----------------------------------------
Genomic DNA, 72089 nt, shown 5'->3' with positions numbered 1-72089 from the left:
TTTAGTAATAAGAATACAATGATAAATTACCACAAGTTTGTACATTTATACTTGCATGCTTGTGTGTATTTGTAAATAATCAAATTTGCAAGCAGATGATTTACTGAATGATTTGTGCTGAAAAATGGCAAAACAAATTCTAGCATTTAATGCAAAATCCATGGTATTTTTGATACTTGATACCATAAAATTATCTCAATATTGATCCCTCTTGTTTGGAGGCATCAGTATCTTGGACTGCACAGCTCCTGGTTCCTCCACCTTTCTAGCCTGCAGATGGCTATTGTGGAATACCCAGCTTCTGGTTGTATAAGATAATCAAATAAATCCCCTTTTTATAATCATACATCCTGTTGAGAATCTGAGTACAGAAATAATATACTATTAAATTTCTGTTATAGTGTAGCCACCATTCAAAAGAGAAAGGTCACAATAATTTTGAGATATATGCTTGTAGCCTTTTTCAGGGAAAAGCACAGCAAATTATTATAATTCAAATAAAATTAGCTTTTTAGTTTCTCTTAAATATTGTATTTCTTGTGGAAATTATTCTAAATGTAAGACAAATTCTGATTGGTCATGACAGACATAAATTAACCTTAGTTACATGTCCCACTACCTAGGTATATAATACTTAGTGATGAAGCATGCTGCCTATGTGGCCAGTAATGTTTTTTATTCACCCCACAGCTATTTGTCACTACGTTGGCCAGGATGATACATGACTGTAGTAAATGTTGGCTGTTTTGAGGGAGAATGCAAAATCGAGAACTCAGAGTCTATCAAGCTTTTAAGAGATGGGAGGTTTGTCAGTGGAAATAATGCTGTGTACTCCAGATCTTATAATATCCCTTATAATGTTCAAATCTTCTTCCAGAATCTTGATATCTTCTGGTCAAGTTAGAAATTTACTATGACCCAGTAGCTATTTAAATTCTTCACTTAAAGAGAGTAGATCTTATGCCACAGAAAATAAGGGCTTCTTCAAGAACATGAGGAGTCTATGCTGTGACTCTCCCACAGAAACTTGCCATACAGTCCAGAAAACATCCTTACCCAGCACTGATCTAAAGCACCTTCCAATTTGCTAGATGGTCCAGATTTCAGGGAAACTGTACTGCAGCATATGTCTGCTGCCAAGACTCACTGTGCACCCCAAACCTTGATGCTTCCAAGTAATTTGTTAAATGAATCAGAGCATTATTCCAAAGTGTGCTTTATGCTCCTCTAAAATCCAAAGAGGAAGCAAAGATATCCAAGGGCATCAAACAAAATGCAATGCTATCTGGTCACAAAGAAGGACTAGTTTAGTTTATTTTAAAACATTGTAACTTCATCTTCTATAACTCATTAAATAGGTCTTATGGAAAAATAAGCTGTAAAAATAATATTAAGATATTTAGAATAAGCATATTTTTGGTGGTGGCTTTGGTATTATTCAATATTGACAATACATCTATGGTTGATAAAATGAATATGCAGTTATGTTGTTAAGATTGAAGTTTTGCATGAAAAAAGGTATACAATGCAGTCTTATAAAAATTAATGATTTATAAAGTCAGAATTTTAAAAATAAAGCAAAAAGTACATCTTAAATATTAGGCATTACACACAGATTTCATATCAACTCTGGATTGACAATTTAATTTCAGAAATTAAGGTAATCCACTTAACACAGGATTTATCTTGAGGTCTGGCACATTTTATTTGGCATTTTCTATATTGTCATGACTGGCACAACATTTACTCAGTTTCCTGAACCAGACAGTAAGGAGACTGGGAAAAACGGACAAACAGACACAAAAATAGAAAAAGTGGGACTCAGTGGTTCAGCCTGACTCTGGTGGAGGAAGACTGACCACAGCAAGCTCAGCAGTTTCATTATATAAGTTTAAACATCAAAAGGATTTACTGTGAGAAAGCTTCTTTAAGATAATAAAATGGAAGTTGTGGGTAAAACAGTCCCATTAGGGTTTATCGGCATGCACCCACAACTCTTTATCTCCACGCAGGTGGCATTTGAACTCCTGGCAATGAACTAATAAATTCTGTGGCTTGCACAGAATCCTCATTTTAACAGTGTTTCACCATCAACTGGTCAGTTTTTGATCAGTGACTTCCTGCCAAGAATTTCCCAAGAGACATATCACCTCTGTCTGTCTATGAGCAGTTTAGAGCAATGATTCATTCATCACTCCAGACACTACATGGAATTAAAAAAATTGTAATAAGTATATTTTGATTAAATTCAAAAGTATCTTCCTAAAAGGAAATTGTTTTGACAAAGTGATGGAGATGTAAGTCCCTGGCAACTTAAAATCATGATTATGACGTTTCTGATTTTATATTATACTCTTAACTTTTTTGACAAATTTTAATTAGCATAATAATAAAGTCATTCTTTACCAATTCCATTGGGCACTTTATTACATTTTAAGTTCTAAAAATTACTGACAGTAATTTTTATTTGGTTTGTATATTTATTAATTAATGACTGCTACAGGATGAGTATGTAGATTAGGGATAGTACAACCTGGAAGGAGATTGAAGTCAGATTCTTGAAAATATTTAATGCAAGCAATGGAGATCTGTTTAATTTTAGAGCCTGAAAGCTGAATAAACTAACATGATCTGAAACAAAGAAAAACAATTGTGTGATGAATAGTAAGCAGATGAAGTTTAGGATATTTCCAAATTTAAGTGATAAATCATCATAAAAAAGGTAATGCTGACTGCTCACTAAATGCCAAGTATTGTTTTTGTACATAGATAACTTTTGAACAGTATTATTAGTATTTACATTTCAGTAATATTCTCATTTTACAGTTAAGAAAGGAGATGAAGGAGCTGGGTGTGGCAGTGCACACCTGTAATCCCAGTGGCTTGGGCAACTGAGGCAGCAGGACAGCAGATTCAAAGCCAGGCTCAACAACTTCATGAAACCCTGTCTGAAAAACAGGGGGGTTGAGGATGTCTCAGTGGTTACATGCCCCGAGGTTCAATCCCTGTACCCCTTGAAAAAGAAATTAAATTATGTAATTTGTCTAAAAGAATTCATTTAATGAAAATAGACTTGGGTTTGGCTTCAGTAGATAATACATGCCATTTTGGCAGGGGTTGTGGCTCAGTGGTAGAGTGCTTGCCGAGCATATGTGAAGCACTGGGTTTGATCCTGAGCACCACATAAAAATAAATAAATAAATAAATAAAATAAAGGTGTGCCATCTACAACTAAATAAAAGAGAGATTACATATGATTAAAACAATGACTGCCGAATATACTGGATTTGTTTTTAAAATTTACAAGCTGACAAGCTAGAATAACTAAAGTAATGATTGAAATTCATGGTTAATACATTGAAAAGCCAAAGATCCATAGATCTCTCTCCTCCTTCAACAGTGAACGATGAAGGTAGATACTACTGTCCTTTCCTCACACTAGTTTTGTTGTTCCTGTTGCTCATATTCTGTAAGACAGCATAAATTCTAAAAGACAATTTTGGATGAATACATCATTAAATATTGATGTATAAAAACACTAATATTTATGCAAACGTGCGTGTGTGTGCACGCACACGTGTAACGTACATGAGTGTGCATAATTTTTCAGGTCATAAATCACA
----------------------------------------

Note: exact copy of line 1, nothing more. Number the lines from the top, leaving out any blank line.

Genomic DNA, 72089 nt, shown 5'->3' with positions numbered 1-72089 from the left: